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Ugandans Want Colonial Iconography Removed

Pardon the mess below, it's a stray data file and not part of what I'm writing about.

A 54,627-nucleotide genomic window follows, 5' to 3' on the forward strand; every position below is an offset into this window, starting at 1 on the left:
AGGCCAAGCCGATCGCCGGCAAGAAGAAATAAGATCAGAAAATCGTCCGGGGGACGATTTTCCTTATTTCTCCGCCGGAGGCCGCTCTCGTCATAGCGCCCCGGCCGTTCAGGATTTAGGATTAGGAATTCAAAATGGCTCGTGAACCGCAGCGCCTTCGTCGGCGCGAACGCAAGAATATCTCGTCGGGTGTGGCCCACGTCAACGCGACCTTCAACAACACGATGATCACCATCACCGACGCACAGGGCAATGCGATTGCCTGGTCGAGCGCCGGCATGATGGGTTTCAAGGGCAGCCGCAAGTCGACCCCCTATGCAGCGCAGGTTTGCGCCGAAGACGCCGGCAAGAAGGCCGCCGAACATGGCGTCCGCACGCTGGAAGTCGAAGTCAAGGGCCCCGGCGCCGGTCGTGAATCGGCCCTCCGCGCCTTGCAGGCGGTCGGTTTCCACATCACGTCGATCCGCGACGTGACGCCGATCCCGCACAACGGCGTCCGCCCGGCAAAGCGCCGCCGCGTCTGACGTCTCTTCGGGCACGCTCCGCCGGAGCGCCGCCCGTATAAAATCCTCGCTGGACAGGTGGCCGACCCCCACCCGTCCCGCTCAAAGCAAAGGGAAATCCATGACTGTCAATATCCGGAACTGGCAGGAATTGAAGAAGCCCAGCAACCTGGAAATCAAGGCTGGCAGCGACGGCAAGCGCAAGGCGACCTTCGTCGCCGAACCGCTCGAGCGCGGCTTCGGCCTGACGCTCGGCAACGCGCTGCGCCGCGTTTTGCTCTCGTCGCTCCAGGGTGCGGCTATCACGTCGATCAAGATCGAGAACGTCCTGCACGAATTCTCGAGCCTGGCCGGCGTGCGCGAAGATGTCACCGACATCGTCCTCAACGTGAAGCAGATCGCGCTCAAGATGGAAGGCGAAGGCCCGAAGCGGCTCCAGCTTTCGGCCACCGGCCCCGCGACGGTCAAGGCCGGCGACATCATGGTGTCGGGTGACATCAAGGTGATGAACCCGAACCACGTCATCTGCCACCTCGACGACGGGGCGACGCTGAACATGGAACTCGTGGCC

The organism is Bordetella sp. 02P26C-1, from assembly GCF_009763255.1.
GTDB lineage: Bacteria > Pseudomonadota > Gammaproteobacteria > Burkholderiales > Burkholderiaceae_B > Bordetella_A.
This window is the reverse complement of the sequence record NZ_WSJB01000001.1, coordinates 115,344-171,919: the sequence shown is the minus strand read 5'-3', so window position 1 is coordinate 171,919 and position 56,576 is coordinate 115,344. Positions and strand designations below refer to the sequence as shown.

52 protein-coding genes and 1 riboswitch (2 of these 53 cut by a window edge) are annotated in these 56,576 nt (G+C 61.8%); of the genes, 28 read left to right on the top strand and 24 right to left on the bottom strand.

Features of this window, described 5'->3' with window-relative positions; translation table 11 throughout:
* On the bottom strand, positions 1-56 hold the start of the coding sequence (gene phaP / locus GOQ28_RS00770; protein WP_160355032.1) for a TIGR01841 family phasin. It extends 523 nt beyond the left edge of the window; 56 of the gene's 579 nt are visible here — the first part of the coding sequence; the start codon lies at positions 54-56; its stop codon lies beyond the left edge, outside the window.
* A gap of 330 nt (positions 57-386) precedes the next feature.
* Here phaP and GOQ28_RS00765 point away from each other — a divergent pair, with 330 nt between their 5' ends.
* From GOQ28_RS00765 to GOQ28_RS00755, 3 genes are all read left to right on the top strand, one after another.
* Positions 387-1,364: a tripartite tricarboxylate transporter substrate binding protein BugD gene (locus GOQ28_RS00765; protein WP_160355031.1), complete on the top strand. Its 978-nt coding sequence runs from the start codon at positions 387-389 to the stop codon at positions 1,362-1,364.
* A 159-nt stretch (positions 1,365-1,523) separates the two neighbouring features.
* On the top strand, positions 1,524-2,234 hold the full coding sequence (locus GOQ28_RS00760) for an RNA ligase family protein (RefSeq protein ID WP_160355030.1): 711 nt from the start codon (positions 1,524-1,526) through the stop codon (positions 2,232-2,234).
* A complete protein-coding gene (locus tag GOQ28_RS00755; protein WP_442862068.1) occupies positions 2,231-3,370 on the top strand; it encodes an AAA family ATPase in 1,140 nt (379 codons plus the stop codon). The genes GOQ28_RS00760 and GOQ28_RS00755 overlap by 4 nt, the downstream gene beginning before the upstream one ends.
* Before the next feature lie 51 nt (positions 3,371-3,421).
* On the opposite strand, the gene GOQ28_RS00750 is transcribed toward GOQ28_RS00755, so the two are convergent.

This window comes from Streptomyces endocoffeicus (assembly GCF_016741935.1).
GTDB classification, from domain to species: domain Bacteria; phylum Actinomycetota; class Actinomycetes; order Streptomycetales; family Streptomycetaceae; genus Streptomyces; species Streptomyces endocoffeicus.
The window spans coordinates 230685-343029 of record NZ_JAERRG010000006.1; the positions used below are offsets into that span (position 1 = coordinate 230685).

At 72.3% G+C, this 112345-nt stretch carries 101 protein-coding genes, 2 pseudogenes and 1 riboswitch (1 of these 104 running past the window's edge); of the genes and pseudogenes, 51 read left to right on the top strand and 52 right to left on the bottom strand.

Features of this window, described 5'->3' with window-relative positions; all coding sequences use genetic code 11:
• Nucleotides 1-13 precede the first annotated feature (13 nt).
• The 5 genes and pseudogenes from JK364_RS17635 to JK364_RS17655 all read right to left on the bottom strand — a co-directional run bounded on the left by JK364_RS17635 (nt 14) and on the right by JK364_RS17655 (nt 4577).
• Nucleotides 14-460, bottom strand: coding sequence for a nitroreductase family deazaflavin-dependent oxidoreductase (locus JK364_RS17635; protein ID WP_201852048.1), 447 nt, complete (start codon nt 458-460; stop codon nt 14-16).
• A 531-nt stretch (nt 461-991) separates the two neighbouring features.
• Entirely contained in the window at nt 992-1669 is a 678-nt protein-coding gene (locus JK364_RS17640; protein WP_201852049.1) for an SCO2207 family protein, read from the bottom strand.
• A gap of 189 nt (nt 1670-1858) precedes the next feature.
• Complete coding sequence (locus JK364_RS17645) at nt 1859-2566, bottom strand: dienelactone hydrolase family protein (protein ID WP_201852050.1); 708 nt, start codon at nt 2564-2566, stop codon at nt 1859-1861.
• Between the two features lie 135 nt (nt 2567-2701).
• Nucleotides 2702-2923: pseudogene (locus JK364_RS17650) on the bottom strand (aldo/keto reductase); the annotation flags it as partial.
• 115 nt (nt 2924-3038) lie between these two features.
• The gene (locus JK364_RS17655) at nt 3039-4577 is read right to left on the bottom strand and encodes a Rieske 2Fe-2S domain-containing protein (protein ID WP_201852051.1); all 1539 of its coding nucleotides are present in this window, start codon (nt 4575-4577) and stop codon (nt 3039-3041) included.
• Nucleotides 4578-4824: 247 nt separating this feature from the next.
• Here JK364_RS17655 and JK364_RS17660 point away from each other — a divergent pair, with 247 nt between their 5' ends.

Campaigners have asked Uganda’s parliament to order the removal of monuments to British colonialists and to rename streets commemorating imperial military forces. Uganda gained independence in 1962 after almost 70 years as a British protectorate, and more than 5,000 people have signed a petition to “decolonise and rename” the dozens of statues and street names which remain. Among the disputed statues is one of Lord Fredrick Lugard, a prominent military colonial official in east Africa with a reputation for cruelty. Campaigners want to change the name of King’s African Rifles Drive in Kampala, named after the British unit deployed in the brutal campaign against the Mau Mau uprising in neighbouring Kenya. “[We] strongly believe that the continued public display of colonial iconography which glorifies individuals responsible for the brutalisation, subjugation and humiliation of colonised peoples of Uganda is a slap in the face of many brave people that fought for the political independence of Africa from the 15th century until the late 1960s,” the petition says.